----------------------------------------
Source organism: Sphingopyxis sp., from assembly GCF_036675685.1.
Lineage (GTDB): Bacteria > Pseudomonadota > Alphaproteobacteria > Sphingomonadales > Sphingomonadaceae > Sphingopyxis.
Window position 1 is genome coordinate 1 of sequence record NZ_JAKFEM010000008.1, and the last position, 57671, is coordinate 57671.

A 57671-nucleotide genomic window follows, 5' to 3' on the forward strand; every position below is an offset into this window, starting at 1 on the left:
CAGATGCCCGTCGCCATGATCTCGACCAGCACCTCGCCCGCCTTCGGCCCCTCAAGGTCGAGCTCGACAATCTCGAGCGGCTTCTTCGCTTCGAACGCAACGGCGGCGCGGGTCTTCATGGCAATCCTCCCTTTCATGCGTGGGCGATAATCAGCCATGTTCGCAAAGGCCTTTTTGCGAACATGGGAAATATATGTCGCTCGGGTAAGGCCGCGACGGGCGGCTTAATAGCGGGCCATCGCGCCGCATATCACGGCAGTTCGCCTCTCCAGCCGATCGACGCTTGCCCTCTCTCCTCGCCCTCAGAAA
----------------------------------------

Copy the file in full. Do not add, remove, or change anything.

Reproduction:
Source organism: Sphingopyxis sp., from assembly GCF_036675685.1.
Lineage (GTDB): Bacteria > Pseudomonadota > Alphaproteobacteria > Sphingomonadales > Sphingomonadaceae > Sphingopyxis.
Window position 1 is genome coordinate 1 of sequence record NZ_JAKFEM010000008.1, and the last position, 57671, is coordinate 57671.

A 57671-nucleotide genomic window follows, 5' to 3' on the forward strand; every position below is an offset into this window, starting at 1 on the left:
CAGATGCCCGTCGCCATGATCTCGACCAGCACCTCGCCCGCCTTCGGCCCCTCAAGGTCGAGCTCGACAATCTCGAGCGGCTTCTTCGCTTCGAACGCAACGGCGGCGCGGGTCTTCATGGCAATCCTCCCTTTCATGCGTGGGCGATAATCAGCCATGTTCGCAAAGGCCTTTTTGCGAACATGGGAAATATATGTCGCTCGGGTAAGGCCGCGACGGGCGGCTTAATAGCGGGCCATCGCGCCGCATATCACGGCAGTTCGCCTCTCCAGCCGATCGACGCTTGCCCTCTCTCCTCGCCCTCAGAAA